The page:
Red Fox is a very common species throughout Ireland, and is found in a wide range of habitats including highly urbanised environments, where it is becoming increasingly abundant. Unfortunately this species suffers unnecessary and often cruel persecution at the hands of a small minority. It is one of 19 species of fox in the world, and is our only native species of wild canid. For us it is always a welcome, refreshing sight, whenever we are lucky enough to have one cross our path.
Fortunately for us sound recordists, this species is a very vocal one (especially in January & February), and has been documented to have at least 20 call types, with some authors claiming as many as 40! A lot of these vocalisations are rarely heard or are made by cubs. Let’s have a look at some of the more commonly heard calls and what they mean.
Scream calls are one of the more characteristic calls, typically given by vixens in January and February, when they advertise their availability to any potential nearby mates. Whilst this vocalisation can also be given by males, it is more common in females for the aforementioned purpose. It is possible that the infamous shriek of the banshee from Irish mythology actually stemmed from this spine-chilling fox vocalisation.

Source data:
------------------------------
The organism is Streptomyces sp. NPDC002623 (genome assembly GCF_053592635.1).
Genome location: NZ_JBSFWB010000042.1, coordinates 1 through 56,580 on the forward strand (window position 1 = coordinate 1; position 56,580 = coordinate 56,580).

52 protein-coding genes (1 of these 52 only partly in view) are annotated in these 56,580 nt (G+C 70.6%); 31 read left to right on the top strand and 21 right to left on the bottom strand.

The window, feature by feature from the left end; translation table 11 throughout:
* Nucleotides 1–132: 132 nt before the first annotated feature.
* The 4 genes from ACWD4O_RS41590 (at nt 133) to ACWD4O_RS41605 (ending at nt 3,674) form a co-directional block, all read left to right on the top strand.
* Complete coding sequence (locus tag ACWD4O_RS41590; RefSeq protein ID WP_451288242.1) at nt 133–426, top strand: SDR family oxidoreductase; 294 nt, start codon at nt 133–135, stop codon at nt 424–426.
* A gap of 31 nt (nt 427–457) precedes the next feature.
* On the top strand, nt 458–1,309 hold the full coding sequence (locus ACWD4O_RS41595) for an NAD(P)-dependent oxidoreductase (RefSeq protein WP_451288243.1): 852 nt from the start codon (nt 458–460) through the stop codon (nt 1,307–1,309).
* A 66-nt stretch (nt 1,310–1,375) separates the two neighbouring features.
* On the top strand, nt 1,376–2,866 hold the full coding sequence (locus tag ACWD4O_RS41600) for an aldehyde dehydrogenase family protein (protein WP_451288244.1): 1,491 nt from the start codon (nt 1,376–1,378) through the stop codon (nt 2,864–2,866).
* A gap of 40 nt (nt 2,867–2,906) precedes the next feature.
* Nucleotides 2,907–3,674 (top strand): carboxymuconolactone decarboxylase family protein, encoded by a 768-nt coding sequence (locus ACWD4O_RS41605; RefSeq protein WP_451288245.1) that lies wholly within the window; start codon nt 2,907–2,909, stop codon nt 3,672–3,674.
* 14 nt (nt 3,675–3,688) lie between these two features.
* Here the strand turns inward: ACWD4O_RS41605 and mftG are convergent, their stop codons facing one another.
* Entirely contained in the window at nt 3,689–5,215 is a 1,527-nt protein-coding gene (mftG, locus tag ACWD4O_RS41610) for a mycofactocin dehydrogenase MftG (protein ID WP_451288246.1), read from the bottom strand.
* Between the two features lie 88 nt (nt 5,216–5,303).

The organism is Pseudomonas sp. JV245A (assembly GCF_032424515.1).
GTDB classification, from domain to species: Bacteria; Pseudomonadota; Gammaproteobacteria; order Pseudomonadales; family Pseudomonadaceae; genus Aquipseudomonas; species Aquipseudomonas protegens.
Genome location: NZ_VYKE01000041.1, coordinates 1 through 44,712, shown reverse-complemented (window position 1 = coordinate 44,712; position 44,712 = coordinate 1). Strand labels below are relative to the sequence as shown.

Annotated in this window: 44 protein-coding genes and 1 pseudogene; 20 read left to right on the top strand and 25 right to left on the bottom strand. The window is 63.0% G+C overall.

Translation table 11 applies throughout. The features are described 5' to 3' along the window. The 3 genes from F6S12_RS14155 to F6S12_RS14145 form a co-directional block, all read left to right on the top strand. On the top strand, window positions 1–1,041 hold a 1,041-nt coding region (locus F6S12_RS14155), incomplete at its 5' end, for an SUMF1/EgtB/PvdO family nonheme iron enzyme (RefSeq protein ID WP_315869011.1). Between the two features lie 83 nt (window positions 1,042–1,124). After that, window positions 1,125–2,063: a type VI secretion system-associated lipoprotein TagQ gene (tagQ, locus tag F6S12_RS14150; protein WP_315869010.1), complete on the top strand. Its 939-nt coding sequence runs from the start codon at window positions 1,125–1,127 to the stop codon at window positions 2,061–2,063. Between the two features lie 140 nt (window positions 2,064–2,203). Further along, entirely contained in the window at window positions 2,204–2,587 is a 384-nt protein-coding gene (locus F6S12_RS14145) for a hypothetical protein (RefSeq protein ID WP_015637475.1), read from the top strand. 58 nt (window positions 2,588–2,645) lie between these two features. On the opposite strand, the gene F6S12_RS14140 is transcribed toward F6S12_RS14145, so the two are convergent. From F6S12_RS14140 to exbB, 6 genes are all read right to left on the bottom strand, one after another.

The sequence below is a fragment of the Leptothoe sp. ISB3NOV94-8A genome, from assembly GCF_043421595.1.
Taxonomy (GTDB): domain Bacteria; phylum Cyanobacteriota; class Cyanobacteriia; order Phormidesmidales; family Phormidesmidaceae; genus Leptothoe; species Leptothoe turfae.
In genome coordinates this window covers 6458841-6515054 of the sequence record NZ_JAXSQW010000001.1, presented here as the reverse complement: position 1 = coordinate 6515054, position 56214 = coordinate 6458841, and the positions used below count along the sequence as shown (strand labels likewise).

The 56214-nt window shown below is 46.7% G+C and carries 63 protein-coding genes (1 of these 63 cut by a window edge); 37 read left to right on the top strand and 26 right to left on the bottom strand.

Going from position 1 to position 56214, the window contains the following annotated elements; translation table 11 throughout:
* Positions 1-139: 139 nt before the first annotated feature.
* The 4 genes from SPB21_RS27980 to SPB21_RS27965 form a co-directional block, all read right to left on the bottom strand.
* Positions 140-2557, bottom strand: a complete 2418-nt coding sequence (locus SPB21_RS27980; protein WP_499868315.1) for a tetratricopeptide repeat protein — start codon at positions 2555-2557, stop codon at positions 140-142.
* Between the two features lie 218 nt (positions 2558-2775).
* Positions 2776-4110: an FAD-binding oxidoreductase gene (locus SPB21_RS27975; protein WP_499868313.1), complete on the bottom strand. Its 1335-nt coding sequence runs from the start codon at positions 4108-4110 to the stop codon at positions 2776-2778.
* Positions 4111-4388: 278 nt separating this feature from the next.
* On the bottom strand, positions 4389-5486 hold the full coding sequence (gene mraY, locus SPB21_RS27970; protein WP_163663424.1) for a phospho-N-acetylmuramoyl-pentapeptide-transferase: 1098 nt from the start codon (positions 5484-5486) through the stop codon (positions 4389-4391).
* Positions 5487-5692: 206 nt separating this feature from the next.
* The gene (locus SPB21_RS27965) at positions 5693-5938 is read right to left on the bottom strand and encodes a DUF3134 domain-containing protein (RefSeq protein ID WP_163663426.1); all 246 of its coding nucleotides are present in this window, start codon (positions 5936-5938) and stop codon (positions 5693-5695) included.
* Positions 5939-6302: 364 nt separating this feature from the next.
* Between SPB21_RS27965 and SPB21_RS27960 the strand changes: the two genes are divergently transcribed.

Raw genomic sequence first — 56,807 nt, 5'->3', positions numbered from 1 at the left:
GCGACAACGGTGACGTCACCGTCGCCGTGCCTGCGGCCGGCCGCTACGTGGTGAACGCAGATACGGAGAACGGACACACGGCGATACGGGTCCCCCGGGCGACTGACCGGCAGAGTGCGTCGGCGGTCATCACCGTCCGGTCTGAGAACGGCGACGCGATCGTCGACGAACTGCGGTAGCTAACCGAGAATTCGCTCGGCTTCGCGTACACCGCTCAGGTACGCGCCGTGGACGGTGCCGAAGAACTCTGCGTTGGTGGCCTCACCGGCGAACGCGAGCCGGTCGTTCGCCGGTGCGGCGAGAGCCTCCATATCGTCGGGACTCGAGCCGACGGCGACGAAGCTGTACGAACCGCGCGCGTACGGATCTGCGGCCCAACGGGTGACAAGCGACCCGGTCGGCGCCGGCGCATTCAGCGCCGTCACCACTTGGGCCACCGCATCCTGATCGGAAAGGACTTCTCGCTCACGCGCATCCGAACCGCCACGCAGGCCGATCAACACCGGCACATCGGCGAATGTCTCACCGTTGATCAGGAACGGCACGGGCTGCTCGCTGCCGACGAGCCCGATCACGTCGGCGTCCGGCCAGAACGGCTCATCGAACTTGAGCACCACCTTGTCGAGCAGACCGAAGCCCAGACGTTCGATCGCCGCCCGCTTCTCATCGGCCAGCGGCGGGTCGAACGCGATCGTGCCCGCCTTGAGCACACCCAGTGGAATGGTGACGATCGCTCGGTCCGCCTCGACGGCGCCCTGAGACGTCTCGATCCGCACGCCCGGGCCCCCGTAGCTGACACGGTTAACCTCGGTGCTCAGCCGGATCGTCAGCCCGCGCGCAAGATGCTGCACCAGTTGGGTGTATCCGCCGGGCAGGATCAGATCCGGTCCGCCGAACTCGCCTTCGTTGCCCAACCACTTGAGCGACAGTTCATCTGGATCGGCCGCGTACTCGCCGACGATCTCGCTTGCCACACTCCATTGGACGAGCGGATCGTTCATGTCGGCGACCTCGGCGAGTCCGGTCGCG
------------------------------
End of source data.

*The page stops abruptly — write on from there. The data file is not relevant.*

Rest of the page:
Wow-wow-wow barks are another very commonly heard vocalisation in the species. They are used as contact calls, most often between individuals as they approach one another. Males can reply to a “Vixen’s Scream” with this vocalisation, but it is not limited to this scenario, and can be used between both sexes. This vocalisation is very-like a domestic dog’s bark but is notably higher-pitched, owing to the on average smaller body size of the Red Fox.
Ratchet calls are given as an erratic burst of excited and varied vocalisations, usually between confrontational individuals.